To execute the backhand block, start by standing on your right (if you’re right-handed) foot with your hip rotated toward the incoming shot and arms relaxed yet ready to move.
Make sure you are facing the edge of the court. With a short stroke, lift your racket arm away from your elbow in a horizontal movement.
When the ball arrives, your paddle should swing back elegantly just past your hip as if it was an extension of your torso. When you hit the ball, rise at a closed racket angle, using 50% of your stroke action to strike it.
This technique allows you to reduce an opponent’s offensive momentum and regain control over the rally by returning their power shot precisely and quickly on each side, even if they are far from you on the court.
There are several tips when doing a backhand block:
- Timing is also essential when doing backhand block. The basic technique is similar to the forehand block. Some players block the ball too late and or too hard, and then the ball will be outside of the table.
- The backhand block is much easier than the forehand block, and it’s beneficial. Try to block back the ball to the baseline of your opponent so that he would not be able to loop back easily.
- Try to close your racket, but you could adjust the angle according to the spin of the incoming ball.
What we have discussed above is all called a steady block. The Steady Block is a great technique that is used by many ping pong players around the world that keep you remain steadfast. By staying in control and firmly positioning yourself as well as your bat, you can improve your defense and accuracy while also adding offensive capabilities to your game.
But here I would like to share another kind of block–chop block. Someone also calls it an active block.
What is a chop block?
The chop block is an aggressive shot that requires the right spin, angle, and timing with an uncorrectable curve. To put it simply, rather than open the blade of your bat to counter loop or block back, you use the edges of your bat while maintaining contact with the ball until it clears the net.
The tricky thing about chop blocks is that they can vary in strength and should be hard to predict for your opponent.
When performed correctly, it will cause confusion and force opponents out of their comfort zone as they work to read what kind of shot will come at them next.
How to do chop block?
The chop block stroke(sometimes it is also called “side cut”) almost always has a sidespin component in addition to the backspin. This makes it harder for an opponent to return. Players can perform the chop block from both the forehand and backhand side of their rackets but typically opt for the backhand due to its greater control and potential to disguise shots.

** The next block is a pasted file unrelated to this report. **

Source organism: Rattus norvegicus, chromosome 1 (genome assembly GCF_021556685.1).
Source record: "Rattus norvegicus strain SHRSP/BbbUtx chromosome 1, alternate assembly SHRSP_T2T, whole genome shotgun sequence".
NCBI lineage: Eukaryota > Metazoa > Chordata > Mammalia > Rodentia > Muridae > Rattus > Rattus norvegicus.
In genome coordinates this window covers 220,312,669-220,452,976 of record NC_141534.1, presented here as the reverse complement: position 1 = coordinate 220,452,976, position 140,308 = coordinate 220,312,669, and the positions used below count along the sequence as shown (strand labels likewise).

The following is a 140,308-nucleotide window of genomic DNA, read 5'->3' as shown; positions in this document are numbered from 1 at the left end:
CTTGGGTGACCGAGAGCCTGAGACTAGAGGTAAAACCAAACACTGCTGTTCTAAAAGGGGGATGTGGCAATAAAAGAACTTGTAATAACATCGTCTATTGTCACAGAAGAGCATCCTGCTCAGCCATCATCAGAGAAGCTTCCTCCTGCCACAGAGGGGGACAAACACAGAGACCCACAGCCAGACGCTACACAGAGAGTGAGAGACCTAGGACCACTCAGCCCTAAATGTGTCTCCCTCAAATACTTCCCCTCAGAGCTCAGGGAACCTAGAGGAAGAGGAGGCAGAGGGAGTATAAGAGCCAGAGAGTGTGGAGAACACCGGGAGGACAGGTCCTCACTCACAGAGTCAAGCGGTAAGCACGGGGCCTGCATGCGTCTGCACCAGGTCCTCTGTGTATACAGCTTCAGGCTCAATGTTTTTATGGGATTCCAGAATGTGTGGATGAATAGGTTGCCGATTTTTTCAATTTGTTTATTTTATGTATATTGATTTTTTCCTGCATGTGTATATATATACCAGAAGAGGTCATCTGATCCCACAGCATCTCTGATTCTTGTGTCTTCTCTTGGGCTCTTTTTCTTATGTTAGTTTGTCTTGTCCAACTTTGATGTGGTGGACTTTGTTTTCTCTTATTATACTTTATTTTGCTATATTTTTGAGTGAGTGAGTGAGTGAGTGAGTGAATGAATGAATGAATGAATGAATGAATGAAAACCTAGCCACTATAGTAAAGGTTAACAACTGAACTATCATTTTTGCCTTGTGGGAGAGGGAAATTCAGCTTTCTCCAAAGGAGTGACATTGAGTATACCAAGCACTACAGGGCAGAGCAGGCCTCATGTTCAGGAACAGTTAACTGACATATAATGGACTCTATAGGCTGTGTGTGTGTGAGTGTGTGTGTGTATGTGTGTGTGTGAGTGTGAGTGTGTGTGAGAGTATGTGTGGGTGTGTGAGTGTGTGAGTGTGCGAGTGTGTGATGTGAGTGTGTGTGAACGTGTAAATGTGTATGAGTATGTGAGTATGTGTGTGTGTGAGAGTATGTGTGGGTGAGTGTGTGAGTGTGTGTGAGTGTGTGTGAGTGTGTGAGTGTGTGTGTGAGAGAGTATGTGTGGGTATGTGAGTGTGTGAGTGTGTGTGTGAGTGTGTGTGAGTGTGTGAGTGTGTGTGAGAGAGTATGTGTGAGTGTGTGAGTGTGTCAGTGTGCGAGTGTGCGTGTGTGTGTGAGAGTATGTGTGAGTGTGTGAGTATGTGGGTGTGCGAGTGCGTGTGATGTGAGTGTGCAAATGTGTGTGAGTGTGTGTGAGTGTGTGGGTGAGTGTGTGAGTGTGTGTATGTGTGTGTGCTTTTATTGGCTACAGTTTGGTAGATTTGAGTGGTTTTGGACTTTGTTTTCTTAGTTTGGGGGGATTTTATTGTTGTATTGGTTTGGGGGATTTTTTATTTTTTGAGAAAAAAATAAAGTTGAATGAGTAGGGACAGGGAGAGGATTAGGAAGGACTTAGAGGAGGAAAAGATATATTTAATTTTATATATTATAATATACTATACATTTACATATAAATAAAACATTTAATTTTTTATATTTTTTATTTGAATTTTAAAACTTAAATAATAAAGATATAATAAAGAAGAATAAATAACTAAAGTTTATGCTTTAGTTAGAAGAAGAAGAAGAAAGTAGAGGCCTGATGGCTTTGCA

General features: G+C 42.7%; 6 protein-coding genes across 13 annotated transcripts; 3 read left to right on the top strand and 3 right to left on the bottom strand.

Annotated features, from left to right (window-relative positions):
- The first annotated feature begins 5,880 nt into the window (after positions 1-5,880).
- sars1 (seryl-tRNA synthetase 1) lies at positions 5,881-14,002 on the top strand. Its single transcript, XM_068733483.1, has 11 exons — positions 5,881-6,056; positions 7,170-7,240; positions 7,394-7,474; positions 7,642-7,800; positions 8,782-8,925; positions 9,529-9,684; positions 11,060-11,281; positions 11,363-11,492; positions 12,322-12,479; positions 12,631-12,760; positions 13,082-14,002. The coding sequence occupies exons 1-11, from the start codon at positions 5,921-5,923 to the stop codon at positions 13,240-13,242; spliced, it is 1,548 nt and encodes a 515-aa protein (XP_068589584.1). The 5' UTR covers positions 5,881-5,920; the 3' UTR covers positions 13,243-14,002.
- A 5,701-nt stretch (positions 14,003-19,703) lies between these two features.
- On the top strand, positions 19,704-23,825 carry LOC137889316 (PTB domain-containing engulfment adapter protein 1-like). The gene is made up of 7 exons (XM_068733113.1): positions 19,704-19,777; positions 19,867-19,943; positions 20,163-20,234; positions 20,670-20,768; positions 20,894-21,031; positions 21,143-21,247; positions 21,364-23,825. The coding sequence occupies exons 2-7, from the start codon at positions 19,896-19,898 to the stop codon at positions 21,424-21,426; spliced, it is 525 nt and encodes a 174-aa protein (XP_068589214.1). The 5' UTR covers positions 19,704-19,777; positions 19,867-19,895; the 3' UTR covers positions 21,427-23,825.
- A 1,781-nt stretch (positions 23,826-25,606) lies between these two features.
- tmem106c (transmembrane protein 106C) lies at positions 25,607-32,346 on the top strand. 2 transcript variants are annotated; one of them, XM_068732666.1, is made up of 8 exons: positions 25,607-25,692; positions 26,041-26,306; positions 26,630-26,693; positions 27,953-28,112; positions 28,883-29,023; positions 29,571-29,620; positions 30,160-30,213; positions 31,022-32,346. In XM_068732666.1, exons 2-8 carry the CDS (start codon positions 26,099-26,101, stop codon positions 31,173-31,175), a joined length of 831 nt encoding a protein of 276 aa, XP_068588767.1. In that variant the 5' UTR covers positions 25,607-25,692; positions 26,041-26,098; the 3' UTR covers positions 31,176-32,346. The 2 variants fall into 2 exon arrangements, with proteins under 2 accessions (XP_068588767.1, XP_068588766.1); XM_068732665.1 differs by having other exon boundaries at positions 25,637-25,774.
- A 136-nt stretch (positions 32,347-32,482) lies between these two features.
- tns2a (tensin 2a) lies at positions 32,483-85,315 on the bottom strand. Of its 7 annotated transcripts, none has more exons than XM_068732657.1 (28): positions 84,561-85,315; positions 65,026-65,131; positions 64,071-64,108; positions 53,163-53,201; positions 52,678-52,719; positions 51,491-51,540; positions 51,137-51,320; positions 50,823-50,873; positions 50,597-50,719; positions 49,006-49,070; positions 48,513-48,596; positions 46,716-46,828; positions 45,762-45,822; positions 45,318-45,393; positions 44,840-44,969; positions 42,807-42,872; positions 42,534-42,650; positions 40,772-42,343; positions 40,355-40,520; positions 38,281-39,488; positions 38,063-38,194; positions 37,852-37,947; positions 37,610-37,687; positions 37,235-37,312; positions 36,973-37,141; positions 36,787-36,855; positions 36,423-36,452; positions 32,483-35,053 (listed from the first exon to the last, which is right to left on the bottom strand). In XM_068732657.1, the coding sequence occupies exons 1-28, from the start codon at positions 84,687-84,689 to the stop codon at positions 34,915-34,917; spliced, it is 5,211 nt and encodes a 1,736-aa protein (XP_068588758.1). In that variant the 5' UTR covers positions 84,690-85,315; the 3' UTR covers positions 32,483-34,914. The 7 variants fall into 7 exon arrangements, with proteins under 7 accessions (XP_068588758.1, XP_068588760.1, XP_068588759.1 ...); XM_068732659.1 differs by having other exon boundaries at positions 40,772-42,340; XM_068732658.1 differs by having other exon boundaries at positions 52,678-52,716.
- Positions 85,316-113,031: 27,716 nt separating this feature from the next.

To execute the chop block successfully, you must get into the proper stance. Stand relatively close to the table in the ready position and elevate your bat a bit more than normal and set it more upright. Read the incoming spin of your opponent’s ball, and adjust your bat angle accordingly to counter the topspin. Brush diagonally downward on the ball while maintaining a loose grip to impart both sidespin and backspin.
The setup for the chop block is very similar to that of a steady block, as we discussed previously–the main difference being that your bat should be slightly higher and more upright during the preparation.
It is important not to grip too tightly as this shot relies heavily on your ability to feel over the ball.
Additionally, don’t be discouraged when you first create contact with the ball, as it will often tend to kick upward from your bat. Even if you happen to hit the ball slightly higher than intended, it is still a successful attack as long as it breaks up their momentum. This can easily be regulated by having good technique and honing your newly acquired skill over time.
Tips for chop block
- The chop block really differs according to the different kinds of grips. About 20 or 30 years ago, most Chinese players had penhold grip, and they tended to do chop blocks. They use their forehand rubber to chop block in their backhand area, just like Ma lin or Liu Guoliang.
- Nowadays, most players have shakehand grip, and you can watch the video of Ma long or Koki Niwa. Ma Long is famour for his backhand side cut or chop block, while Koki Niwa likes to do chop block with both forehand and backhand.
- Try to use it when your opponent begins to loop far away from the table.
- You have to combine chop block with steady block and add more variation during the match so that it would be unpredictable for your opponent.
More thought about blocking in table tennis
Table tennis is often seen as a fast-paced game of reaction, but in reality, there’s plenty of thought and strategy involved.
Already knowing what shot you’ll make can give you an edge in anticipation, allowing for more accurate movement to back up your block. Paying close attention to your opponent’s body can also give clues about their next move, as well as how hard they’re hitting the ball – all these details help when deciding how much force to put on your blocks.
In training, you could practice with your partner or robot in this way:
Let your partner do constant forehand topspin.
- First block back to his backhand zone twice.
- The third stroke should be blocked to the forehand area.
- Repite this and after 3 groups, do a chop block!
Let your partner do constant forehand topspin.
- Firstly block back to his backhand zone once.
- Then block to the middle line.
- Then block to the forehand area.
- Repite this and after 3 groups, do a chop block!
Or you can even just practice blocking with a table tennis robot constantly to improve this skill.
Blocking may seem like just another part of the game for some players, but having an effective plan can be a game-changer for those who want to take their table tennis game up a notch!